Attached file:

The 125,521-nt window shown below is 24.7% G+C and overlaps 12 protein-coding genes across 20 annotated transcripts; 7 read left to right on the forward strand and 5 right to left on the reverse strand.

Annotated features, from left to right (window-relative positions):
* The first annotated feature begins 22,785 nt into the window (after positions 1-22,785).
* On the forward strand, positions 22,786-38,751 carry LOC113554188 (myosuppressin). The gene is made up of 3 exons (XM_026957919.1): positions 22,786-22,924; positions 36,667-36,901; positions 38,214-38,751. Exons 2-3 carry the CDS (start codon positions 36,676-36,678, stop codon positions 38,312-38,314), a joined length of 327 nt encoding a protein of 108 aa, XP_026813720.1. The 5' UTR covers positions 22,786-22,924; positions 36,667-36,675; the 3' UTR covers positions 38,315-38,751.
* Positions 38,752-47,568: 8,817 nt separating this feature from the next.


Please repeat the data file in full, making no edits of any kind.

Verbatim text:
The 125,521-nt window shown below is 24.7% G+C and overlaps 12 protein-coding genes across 20 annotated transcripts; 7 read left to right on the forward strand and 5 right to left on the reverse strand.

Annotated features, from left to right (window-relative positions):
* The first annotated feature begins 22,785 nt into the window (after positions 1-22,785).
* On the forward strand, positions 22,786-38,751 carry LOC113554188 (myosuppressin). The gene is made up of 3 exons (XM_026957919.1): positions 22,786-22,924; positions 36,667-36,901; positions 38,214-38,751. Exons 2-3 carry the CDS (start codon positions 36,676-36,678, stop codon positions 38,312-38,314), a joined length of 327 nt encoding a protein of 108 aa, XP_026813720.1. The 5' UTR covers positions 22,786-22,924; positions 36,667-36,675; the 3' UTR covers positions 38,315-38,751.
* Positions 38,752-47,568: 8,817 nt separating this feature from the next.